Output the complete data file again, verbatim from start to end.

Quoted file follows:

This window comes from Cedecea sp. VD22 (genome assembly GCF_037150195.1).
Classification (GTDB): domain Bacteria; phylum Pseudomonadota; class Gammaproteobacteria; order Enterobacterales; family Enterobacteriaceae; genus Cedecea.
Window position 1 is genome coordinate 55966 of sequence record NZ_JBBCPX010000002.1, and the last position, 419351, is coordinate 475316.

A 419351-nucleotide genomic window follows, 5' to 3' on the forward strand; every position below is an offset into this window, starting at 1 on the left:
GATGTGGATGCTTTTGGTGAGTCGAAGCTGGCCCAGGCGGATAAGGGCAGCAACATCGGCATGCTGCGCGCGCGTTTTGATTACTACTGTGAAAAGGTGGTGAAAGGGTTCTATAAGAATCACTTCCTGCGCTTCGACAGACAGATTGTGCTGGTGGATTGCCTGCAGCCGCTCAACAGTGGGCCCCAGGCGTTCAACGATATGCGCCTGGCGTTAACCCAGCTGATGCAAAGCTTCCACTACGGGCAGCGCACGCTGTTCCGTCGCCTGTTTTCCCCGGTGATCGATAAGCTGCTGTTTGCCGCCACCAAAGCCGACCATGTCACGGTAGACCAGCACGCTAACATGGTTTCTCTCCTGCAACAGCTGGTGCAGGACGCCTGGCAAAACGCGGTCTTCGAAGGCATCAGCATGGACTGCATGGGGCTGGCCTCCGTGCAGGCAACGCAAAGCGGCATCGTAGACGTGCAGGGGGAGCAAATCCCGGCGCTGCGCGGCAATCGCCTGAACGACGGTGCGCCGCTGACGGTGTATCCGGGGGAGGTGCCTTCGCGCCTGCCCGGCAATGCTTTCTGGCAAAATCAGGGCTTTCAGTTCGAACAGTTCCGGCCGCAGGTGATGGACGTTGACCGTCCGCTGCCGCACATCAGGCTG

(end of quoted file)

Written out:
This window comes from Cedecea sp. VD22 (genome assembly GCF_037150195.1).
Classification (GTDB): domain Bacteria; phylum Pseudomonadota; class Gammaproteobacteria; order Enterobacterales; family Enterobacteriaceae; genus Cedecea.
Window position 1 is genome coordinate 55966 of sequence record NZ_JBBCPX010000002.1, and the last position, 419351, is coordinate 475316.

A 419351-nucleotide genomic window follows, 5' to 3' on the forward strand; every position below is an offset into this window, starting at 1 on the left:
GATGTGGATGCTTTTGGTGAGTCGAAGCTGGCCCAGGCGGATAAGGGCAGCAACATCGGCATGCTGCGCGCGCGTTTTGATTACTACTGTGAAAAGGTGGTGAAAGGGTTCTATAAGAATCACTTCCTGCGCTTCGACAGACAGATTGTGCTGGTGGATTGCCTGCAGCCGCTCAACAGTGGGCCCCAGGCGTTCAACGATATGCGCCTGGCGTTAACCCAGCTGATGCAAAGCTTCCACTACGGGCAGCGCACGCTGTTCCGTCGCCTGTTTTCCCCGGTGATCGATAAGCTGCTGTTTGCCGCCACCAAAGCCGACCATGTCACGGTAGACCAGCACGCTAACATGGTTTCTCTCCTGCAACAGCTGGTGCAGGACGCCTGGCAAAACGCGGTCTTCGAAGGCATCAGCATGGACTGCATGGGGCTGGCCTCCGTGCAGGCAACGCAAAGCGGCATCGTAGACGTGCAGGGGGAGCAAATCCCGGCGCTGCGCGGCAATCGCCTGAACGACGGTGCGCCGCTGACGGTGTATCCGGGGGAGGTGCCTTCGCGCCTGCCCGGCAATGCTTTCTGGCAAAATCAGGGCTTTCAGTTCGAACAGTTCCGGCCGCAGGTGATGGACGTTGACCGTCCGCTGCCGCACATCAGGCTG